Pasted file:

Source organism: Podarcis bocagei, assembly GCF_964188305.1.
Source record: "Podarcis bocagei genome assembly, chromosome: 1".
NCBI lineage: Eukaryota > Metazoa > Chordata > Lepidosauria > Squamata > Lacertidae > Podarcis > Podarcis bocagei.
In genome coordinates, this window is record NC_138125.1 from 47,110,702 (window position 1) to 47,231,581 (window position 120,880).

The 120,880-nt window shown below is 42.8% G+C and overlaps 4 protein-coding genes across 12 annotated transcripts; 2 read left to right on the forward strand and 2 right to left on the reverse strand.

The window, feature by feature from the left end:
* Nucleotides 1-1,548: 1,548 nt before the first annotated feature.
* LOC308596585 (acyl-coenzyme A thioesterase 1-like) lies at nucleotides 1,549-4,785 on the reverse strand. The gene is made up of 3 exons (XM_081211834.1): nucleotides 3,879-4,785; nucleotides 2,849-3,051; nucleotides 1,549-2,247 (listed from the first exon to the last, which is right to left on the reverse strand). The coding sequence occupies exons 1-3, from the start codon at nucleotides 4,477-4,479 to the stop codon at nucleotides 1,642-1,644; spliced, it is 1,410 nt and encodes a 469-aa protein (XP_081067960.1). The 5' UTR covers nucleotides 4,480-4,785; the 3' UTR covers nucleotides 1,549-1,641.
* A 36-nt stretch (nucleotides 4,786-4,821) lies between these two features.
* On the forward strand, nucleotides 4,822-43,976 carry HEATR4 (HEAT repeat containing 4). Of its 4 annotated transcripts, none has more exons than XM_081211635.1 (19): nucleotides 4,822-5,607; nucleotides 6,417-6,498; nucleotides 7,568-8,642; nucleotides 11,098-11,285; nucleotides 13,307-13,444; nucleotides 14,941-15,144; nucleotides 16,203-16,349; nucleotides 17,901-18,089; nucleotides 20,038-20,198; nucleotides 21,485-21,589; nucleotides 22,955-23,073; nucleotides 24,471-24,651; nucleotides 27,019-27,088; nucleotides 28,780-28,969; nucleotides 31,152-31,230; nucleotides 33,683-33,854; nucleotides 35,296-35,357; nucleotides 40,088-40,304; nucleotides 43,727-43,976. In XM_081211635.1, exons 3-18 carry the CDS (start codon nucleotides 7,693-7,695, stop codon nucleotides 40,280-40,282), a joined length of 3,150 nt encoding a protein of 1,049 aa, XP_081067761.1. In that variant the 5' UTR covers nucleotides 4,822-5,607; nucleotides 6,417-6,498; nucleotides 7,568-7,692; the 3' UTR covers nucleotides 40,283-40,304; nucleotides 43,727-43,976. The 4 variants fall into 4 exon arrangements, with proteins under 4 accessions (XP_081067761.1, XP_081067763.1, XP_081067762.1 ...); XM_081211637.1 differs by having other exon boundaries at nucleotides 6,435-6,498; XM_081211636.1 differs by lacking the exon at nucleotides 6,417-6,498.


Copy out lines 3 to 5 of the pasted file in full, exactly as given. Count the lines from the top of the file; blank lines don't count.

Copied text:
NCBI lineage: Eukaryota > Metazoa > Chordata > Lepidosauria > Squamata > Lacertidae > Podarcis > Podarcis bocagei.
In genome coordinates, this window is record NC_138125.1 from 47,110,702 (window position 1) to 47,231,581 (window position 120,880).

The 120,880-nt window shown below is 42.8% G+C and overlaps 4 protein-coding genes across 12 annotated transcripts; 2 read left to right on the forward strand and 2 right to left on the reverse strand.